Meryl Davis, Charlie White make U.S. history at worlds as Canton teams sweep in ice dance

April 30, 2011

Meryl Davis, Charlie White make U.S. history at worlds as Canton teams sweep in ice dance

The three couples squeezed together for a team photo on the tallest podium, medals dangling from their necks, bouquets of spring flowers cradled in their arms.
It was a big moment for Canton, but a bigger achievement for figure skating in the United States.

For the first time since ice dance became a medal sport at the World Figure Skating Championships in 1952, an American team won the gold medal.

That team was Meryl Davis and Charlie White, the reigning Olympic silver medalists, who grew up in the Detroit area and train at the Arctic Figure Skating Club in Canton.

In a thrilling competition Saturday in Moscow — watched live by the Free Press on — the three-time U.S. champions won the free dance with a technically brilliant and passionate Argentine tango to dethrone the 2010 Olympic champions and defending world gold medalists, Tessa Virtue and Scott Moir of Canada.

“It’s soaking in right now what we’ve just accomplished,” White, 23, said by phone Saturday from Moscow. “It’s a testament to the dedication that Meryl and I put into the sport. When we were put together, we were 8-and 9-years old, and we were just hoping to do well in juvenile. This is a real good feeling.”

Davis and White, who trailed the Canadians by 0.53 after the short dance, earned 111.51 points for their free dance to push their total score to 185.27 — 3.48 more than Virtue and Moir (181.79).

The two teams — rivals on the ice, close friends off it — were joined on the podium by their Arctic FSC teammates, U.S. silver medalists Maia and Alex Shibutani, who captured the bronze medal in their debut at senior worlds. The Shibutani siblings — Maia is 16 and Alex just turned 20 — clinched the medal by 0.25 over fourth-place Nathalie Pechalat and Fabian Bourzat of France, who fell during their performance.

It was a remarkable sweep for the Canton group and the coaching crew led by Igor Shpilband and Marina Zoueva. But it was also a groundbreaking moment for ice dance in the U.S. and Canada: A year after winning gold and silver for the first time at the Vancouver Games, North American teams did one better at the world championships and captured all three medals.

The last time the U.S. had two teams on the podium was 1966 when it won the silver and bronze.

At the 2010 worlds in Torino, Italy, Davis and White won the silver medal behind Virtue and Moir.

“Maia and I are so happy, but what makes it really special is owning the podium for Marina and Igor,” Alex Shibutani said.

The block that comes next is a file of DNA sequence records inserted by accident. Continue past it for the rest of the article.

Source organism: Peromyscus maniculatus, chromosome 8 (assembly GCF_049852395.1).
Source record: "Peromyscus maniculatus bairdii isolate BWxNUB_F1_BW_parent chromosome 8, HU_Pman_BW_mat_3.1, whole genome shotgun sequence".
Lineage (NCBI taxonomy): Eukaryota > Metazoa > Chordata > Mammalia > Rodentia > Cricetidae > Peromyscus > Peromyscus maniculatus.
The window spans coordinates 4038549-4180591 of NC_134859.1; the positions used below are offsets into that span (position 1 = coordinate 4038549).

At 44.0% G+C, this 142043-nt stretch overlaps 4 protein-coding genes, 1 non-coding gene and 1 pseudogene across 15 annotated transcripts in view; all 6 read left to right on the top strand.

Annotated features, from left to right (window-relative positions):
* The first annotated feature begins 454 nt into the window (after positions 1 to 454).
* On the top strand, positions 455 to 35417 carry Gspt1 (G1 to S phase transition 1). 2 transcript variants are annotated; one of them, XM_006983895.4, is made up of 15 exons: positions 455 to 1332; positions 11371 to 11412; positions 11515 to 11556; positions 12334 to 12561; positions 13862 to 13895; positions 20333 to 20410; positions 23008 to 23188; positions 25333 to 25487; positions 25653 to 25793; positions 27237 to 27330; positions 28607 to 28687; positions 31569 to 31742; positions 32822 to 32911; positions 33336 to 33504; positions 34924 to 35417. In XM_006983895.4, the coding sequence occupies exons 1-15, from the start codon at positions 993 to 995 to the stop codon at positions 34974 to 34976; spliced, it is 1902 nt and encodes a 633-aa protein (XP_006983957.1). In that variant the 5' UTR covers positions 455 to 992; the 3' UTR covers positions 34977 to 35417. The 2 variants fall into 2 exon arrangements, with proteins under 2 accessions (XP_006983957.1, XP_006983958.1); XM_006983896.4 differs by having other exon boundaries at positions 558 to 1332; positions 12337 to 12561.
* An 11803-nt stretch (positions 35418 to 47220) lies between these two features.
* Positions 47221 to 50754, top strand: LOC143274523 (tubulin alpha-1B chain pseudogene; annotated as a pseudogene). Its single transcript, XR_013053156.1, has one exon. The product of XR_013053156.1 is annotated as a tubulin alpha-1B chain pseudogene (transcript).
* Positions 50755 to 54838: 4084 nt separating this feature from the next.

Moir said: “We’re going to have some good pictures this year for the rink.”

Earlier in the day, U.S. ladies champion Alissa Czisny of the Detroit Skating Club placed fifth in the ladies event. She would have contended for a medal had she not fallen on a triple lutz to start her long program. Miki Ando of Japan won the gold medal, ahead of Olympic ladies champion Kim Yu-na of Korea.

After watching the two U.S. flags and one Canadian being lifted together to the rafters at the Megasport Arena, Shpilband called the moment “amazing and moving to see.”

He added, “In many ways, a dream come true.”

Zoueva said: “We are very proud. We’re very happy it happened in Russia. We build a bridge between Russia and North America.”

Zoueva and Shpilband were both born in Russia. Zoueva holds dual citizenship with Canada; Shpilband, who defected to the United States from the former Soviet Union in 1990, became a U.S. citizen 11 years ago. Shpilband started his coaching career at the Detroit Skating Club, — where Davis and White got their start — and moved to the Arctic Edge Arena in 2003 with Zoueva to create their own ice dance program.

Entering the competition in Moscow, Shpilband-Zoueva coached teams had won eight world medals between 2005 and 2010, beginning with Americans Tanith Belbin and Ben Agosto’s silver medal at the 2005 worlds in Moscow.

The finish marked the beginning of the end of Russia’s and Europe’s domination in the sport.
Saturday, Davis and White knew what they had to do the moment Virtue and Moir — competing in their first full event since the 2010 worlds (Virtue had surgery on her shins last fall) — stepped off the ice after their steamy free dance.

“It was one of those things we left unsaid,” White said. “We knew we had an opportunity to make it a special program, and we had all the confidence in each other.”

Kaitlyn Weaver and Andrew Poje, Canadian silver medalists who train at the Detroit Skating Club, turned in a strong performance that lifted them from seventh to fifth overall with 160.32 points. Madison Chock and Greg Zuerlein of the Arctic FSC, who were also making their senior world debut, delivered a highly entertaining free dance that was ranked seventh-best but remained ninth overall (151.86).

Chock was so pleased with their skate that the monitor in the Kiss & Cry showed her leaving a bright red lipstick smooch on Zuerlein’s face. It was a big day for the U.S. bronze medalists — they finished ahead of reigning Canadian champs Vanessa Crone and Paul Poirier.

Isabella Tobias and Deividas Stagniunas of Lithuania, who also train at the Arctic Edge Arena, finished 14th overall.

Contact Jo-Ann Barnas: 313-222-2037 or

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